The old house stood on a residential street, some distance from the train station. The enormous park it backed onto surrounded it at all times with a wild scent of greenery, and after rain the air stood as thick as if the entire neighborhood had turned into a jungle, making it hard to breathe.
I spent only a short time in that house where my aunt lived alone for so long. In retrospect, I can see how special a moment it was—one that had been a long time coming, and would never happen again. Like a mirage that I suddenly discovered was real, those days seemed to have been cut off from the outside world, and it makes me feel oddly sentimental to think of them now.
I grieve for the clarity of that time I had with my aunt. How lucky I was to share that space with her, during a sliver of time that had appeared only by sheer chance. It was over now, but it had to be— by coming to an end, it had given me something. Only by coming through it could I get to living the rest of my life.
I see it now. The old front door made of wood had a cloudy brass knob. The weeds in the neglected garden grew thick and wild, stretching tall alongside the dying trees, shutting out the sky. Vines carpeted the dark exterior walls, and the windows were patched haphazardly with tape. The dust lying over the floor rose and danced translucent in the sunlight before quietly settling again. A comfortable clutter reigned, and dead lightbulbs were left in peace. Time had no presence there. Until I turned up, my aunt had lived there quietly on her own, as though asleep, for years.
She taught at a private high school. She was thirty, but single, and had lived alone for a long time. Imagine a reserved, spinster music teacher: in the mornings when she left for work, she was the very archetype of it. Each day, she dressed in a stiff mouse-gray suit, tied her hair back with a plain black elastic, and went on her way through the morning mist in no makeup and a pair of heels of an awkward height. You know the type—people who have an otherworldly kind of beauty, but are hopelessly out of fashion. I could only think my aunt was playing some kind of joke on the world by following a checklist on how to look like a music teacher. At home, doing nothing in particular, and dressed down in what might as well have been her pajamas, she transformed into an elegant stranger.
My aunt lived like a total eccentric. As soon as she came home from school, she took off her shoes and socks and changed into her pajamas. Left to her own devices, she would lounge around all day, trimming her nails and her split ends. She’d gaze absently out the window for hours, or lie down in the hallway and fall asleep. She left her books open half-read and her laundry in the dryer, and ate when she got hungry, and went to bed when she felt like it. Aside from her bedroom and the kitchen, the rest of the house didn’t seem to have been cleaned in years, and when I first arrived I spent all night battling the dust and grime to remedy the terrifyingly filthy state of the room my aunt gave me to stay in. Even then she was unapologetic, and spent hours baking a large cake instead, to welcome her guest. Every single thing she did was just as topsy-turvy. By the time I finished cleaning and we sat down to eat the cake, day was starting to light up the sky. Nothing in that house was ordered or routine.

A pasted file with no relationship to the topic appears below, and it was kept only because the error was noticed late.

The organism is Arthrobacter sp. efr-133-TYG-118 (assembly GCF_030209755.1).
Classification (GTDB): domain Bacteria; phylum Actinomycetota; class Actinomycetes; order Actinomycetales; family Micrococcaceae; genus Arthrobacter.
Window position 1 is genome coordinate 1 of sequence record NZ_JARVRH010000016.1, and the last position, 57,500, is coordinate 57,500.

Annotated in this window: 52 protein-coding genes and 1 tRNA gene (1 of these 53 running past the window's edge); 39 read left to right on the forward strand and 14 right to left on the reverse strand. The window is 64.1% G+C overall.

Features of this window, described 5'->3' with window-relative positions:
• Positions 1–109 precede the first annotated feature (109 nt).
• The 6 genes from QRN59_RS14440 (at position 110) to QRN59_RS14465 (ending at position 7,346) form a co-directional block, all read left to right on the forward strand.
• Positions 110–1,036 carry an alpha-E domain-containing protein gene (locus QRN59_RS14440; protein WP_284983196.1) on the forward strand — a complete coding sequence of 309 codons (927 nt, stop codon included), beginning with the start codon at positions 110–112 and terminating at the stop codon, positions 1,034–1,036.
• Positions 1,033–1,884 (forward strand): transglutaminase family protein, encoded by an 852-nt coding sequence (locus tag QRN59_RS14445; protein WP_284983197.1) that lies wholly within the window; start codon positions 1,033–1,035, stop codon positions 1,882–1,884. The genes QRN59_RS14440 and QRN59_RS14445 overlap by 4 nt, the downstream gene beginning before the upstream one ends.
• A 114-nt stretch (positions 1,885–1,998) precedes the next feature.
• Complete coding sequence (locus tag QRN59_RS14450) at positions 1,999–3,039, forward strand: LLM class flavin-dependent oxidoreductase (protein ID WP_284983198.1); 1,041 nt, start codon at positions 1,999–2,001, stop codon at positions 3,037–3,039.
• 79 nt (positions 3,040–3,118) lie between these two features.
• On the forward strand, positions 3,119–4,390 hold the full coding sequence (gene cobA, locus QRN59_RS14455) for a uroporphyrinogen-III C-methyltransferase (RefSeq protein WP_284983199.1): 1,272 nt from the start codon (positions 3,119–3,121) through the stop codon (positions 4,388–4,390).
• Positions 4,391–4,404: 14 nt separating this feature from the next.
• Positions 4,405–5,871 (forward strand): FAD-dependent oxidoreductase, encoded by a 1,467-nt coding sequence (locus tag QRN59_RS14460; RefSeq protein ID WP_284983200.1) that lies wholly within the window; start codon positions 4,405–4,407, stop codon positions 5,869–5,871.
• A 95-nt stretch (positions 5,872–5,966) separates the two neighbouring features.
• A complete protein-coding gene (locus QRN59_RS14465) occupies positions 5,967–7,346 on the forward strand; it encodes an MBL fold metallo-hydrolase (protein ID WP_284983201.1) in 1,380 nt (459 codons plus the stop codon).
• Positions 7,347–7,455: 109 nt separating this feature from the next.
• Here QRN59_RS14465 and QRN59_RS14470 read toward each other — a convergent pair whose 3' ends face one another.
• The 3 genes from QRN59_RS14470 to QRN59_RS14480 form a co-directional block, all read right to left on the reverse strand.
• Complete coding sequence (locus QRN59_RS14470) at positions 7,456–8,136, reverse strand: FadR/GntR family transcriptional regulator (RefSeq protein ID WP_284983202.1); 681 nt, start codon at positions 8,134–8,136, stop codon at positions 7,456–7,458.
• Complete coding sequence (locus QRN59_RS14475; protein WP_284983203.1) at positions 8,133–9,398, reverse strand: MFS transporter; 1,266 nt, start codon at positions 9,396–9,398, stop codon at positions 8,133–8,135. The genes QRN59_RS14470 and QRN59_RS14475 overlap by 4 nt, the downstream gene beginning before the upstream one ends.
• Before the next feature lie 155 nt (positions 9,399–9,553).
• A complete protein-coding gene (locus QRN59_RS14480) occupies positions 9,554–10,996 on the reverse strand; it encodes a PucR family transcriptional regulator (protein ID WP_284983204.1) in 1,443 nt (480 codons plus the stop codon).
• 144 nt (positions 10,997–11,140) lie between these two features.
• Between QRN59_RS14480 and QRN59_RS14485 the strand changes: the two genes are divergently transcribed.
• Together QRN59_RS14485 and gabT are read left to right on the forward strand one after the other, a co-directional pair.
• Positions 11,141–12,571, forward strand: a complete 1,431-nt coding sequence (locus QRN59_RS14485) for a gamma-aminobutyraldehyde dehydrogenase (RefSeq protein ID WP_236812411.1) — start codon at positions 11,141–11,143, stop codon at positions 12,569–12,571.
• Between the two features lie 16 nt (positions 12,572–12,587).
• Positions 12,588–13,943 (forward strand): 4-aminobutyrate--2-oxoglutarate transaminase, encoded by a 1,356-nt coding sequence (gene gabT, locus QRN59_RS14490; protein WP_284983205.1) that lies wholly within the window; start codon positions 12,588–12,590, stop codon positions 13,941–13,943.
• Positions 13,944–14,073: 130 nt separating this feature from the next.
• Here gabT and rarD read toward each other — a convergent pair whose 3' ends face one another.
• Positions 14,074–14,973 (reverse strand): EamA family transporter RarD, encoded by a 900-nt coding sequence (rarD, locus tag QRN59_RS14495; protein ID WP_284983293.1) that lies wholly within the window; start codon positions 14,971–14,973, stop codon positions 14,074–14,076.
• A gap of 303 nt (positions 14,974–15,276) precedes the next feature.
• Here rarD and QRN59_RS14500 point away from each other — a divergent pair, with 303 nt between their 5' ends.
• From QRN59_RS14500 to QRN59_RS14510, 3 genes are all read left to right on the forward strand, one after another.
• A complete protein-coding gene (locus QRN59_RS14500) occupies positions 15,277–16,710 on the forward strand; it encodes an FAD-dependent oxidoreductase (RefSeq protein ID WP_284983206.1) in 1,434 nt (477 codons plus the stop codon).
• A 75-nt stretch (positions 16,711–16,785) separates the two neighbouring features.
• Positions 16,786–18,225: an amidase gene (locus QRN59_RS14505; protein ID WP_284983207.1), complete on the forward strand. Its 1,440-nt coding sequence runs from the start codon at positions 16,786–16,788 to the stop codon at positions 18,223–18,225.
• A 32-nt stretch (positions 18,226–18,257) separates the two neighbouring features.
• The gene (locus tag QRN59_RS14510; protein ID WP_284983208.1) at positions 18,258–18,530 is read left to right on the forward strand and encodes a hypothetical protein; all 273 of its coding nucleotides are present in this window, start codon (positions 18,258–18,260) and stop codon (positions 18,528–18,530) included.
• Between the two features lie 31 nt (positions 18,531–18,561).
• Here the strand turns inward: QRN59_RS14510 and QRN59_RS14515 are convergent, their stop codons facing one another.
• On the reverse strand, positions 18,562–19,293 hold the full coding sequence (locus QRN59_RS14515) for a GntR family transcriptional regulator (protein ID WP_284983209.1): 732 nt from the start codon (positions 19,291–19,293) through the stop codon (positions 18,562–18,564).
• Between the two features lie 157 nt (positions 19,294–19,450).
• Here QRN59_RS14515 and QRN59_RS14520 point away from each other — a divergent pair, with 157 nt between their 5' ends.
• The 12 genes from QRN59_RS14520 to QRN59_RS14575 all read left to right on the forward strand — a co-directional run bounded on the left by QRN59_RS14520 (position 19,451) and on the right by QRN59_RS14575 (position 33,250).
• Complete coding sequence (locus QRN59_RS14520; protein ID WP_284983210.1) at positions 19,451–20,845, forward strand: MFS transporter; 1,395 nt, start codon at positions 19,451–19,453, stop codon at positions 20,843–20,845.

It was all down to her beauty that these things still came across as somehow being virtues. She had an attractive face; but in that sense, there were plenty of people prettier than her. The quality I perceived as beauty was more like a specific mood whose tendrils pervaded everything, from the way she moved to the way she passed her days, and the fleeting expressions that passed across her face when something happened. It was so stubbornly consistent that it seemed unshakable, like something that would hold right up until the end of the world. It made her seem strangely beautiful no matter what she was doing. The vacant yet bright light she gave off filled the space around her. When she lowered her long eyelashes and rubbed her eyes sleepily, she was as dazzling to me as an angel, and the slender ankles out on the floor were as smooth and neat as a marble sculpture’s. The entire space within the dirty old house seemed to ebb and flow along with her movements.
That night, I’d called her phone repeatedly, but she never picked up. Worried, I’d headed for her house anyway, through the pouring rain. The greenery stood smoky in the dark, and somewhere in the suffocating night air was a hint of lonely freshness. The duffel bag on my shoulder weighed enough to make me stagger, but I walked on determinedly. The night was very dark.
Leaving home was what I did when I had things to figure out. I’d take a trip without telling anyone where I was going, or go stay with friends. It always cleared my head, let me see things more clearly. My parents got angry with me the first few times, but by the time I was in high school they’d given up on stopping me. So it wasn’t out of character for me to come out on a whim like this, without warning. The only thing I didn’t completely understand was why this time it was my aunt’s house I felt like I needed to get to.
She and I weren’t close, and only really saw each other at big family gatherings. But I’d always been very fond of my eccentric aunt, for some reason, and there was also a small incident from the past that was still a secret just between the two of us.
From The Premonition/Kanashii Yokan by Banana Yoshimoto. Copyright © 1988 by Banana Yoshimoto. All rights reserved. Originally published in Japan by Kadokawa Shōten Publishing Co., Ltd. English translation rights arranged with Banana Yoshimoto through ZIPANGO, S.L. and Michael Kevin Staley. Translation copyright © 2023 by Asa Yoneda.